The federal government is preparing for bigger budget blowouts as falling commodity prices shrink the revenue base.
Up to $25 billion more in revenue could be lost over the next four years if iron ore, now trading at around $US47 a tonne, gets as low as $35-a-tonne.
Treasurer Joe Hockey, speaking to the Australian Financial review before the May 12 budget, said the loss from iron ore would be on top of write-downs in income tax revenue due to flat wages growth.
“There seems to be no floor. We are contemplating as low as $US35 a tonne, ” Mr Hockey told The Australian Financial Review.
The budget would have a “credible path back to surplus,” Hockey said.
However, he could not guarantee the deficit would not worsen again.
“We’re still working through the numbers,” he said. “There are many, many, moving parts.”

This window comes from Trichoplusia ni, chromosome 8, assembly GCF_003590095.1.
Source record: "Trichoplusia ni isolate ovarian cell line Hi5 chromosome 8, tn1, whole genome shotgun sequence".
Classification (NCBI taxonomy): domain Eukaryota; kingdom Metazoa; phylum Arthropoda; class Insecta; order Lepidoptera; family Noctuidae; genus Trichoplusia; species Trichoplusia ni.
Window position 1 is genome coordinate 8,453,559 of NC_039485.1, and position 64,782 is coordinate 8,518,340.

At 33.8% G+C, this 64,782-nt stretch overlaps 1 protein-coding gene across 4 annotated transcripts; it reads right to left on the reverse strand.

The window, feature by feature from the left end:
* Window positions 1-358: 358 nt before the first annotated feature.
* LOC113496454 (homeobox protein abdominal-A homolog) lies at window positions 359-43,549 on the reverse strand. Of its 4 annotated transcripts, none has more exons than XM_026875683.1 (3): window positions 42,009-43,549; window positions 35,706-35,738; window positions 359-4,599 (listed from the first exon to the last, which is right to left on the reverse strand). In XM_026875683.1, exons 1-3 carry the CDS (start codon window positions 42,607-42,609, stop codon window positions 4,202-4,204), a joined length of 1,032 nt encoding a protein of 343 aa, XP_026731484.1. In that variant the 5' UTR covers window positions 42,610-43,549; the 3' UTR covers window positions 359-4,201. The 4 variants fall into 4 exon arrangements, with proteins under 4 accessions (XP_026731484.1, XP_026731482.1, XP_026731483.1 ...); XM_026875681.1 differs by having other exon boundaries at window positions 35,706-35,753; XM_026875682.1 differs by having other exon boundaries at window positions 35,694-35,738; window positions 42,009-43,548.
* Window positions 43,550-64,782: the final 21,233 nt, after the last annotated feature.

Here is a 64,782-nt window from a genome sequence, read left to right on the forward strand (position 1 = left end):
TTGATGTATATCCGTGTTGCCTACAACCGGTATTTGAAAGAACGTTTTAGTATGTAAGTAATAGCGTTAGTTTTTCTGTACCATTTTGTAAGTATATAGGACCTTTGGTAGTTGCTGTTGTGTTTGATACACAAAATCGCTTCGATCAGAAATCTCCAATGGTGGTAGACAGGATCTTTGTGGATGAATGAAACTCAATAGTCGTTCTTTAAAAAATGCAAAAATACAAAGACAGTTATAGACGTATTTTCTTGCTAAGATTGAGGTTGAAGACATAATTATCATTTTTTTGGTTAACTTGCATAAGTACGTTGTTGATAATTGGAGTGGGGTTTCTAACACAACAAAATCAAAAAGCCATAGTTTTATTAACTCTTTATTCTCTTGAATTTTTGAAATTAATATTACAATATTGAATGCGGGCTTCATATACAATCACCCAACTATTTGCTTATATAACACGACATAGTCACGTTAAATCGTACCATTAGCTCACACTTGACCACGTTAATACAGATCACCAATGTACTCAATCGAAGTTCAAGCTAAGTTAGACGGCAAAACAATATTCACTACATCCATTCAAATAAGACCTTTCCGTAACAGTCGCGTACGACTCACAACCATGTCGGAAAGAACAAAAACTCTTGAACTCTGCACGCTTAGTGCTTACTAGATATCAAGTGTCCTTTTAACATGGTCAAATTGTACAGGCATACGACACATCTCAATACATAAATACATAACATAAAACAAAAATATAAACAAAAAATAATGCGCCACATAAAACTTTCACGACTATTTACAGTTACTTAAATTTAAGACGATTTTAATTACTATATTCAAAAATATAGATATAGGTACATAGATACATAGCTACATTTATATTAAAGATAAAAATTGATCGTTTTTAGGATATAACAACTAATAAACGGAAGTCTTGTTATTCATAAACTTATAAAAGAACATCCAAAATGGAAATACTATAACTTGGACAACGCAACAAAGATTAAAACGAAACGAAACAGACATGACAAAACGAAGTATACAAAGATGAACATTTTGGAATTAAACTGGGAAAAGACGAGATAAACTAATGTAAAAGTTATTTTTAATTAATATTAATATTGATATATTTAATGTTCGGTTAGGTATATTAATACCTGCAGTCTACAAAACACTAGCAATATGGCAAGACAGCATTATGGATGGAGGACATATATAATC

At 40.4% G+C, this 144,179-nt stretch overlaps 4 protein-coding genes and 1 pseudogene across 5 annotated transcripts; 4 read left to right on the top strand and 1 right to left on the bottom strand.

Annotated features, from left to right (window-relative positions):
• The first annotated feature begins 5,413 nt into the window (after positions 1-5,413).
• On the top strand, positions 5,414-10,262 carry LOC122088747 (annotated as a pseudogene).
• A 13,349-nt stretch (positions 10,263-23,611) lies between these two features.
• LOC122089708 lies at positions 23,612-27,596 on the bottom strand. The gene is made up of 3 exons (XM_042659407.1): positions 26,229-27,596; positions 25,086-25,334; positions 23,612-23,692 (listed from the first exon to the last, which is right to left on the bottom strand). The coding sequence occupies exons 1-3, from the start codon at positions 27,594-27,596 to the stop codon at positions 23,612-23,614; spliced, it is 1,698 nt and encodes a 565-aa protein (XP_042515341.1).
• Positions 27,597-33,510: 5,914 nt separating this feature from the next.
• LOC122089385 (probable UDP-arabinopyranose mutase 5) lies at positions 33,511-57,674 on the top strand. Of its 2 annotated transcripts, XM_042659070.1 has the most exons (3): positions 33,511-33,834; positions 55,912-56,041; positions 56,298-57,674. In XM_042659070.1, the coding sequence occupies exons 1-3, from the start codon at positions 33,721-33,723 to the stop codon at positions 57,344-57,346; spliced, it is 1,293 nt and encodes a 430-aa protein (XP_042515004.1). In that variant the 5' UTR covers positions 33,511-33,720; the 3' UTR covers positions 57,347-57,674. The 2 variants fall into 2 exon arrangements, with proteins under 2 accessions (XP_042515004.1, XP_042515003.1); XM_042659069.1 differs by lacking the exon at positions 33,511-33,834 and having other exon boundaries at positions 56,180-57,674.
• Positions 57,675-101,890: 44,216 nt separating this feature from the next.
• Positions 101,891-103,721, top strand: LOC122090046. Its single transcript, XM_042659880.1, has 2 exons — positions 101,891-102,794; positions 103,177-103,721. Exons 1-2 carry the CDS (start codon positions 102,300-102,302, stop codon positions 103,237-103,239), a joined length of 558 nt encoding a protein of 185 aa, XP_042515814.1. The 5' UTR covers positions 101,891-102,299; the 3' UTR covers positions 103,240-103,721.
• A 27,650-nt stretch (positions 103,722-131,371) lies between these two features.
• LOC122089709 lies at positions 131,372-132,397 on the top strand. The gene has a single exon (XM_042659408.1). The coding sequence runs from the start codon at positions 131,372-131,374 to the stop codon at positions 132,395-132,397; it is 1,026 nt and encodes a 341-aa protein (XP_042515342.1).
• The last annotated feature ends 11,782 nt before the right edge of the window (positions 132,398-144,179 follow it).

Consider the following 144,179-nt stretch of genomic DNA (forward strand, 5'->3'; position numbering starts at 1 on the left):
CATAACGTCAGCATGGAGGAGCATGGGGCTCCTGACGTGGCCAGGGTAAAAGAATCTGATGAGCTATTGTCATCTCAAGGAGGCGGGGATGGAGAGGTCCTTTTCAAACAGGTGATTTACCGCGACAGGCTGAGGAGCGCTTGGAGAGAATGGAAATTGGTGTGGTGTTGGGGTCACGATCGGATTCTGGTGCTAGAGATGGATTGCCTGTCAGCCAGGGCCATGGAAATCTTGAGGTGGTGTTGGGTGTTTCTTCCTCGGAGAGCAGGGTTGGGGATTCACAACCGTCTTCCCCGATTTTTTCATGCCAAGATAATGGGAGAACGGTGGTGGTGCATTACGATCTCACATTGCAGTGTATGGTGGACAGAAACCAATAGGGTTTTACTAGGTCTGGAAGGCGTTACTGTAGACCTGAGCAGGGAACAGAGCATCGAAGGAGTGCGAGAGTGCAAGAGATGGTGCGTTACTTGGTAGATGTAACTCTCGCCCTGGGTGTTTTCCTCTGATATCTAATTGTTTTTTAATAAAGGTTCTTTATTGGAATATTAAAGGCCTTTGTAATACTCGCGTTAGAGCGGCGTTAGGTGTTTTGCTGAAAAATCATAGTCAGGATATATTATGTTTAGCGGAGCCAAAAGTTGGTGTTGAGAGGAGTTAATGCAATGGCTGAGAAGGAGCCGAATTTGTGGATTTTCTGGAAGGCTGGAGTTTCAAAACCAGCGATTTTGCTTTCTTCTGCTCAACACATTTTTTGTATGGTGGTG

The deficit was forecast in December to be $40.4 billion this year and $31.2 billion next financial year.
Hockey also said he has no choice but to continue with last year’s budget cuts to welfare, health and the growth of the pension despite them being stuck in the Senate.
“The moment you walk away from structural savings is the moment that you concede you’re never going to get back to surplus,” he said. “They stay on the books to be delivered and we are looking at compromises to get those outcomes.”
These measures, worth $27 billion over four years, are stuck in the Senate.
Hockey said the government could campaign for the measures or alternatives at the next federal election due in 2016.